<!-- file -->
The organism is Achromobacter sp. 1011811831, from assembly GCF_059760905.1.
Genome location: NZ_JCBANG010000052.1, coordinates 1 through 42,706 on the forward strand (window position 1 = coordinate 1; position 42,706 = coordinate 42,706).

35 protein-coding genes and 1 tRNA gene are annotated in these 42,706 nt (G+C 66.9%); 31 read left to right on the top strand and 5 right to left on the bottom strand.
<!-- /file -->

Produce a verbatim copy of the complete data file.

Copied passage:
The organism is Achromobacter sp. 1011811831, from assembly GCF_059760905.1.
Genome location: NZ_JCBANG010000052.1, coordinates 1 through 42,706 on the forward strand (window position 1 = coordinate 1; position 42,706 = coordinate 42,706).

35 protein-coding genes and 1 tRNA gene are annotated in these 42,706 nt (G+C 66.9%); 31 read left to right on the top strand and 5 right to left on the bottom strand.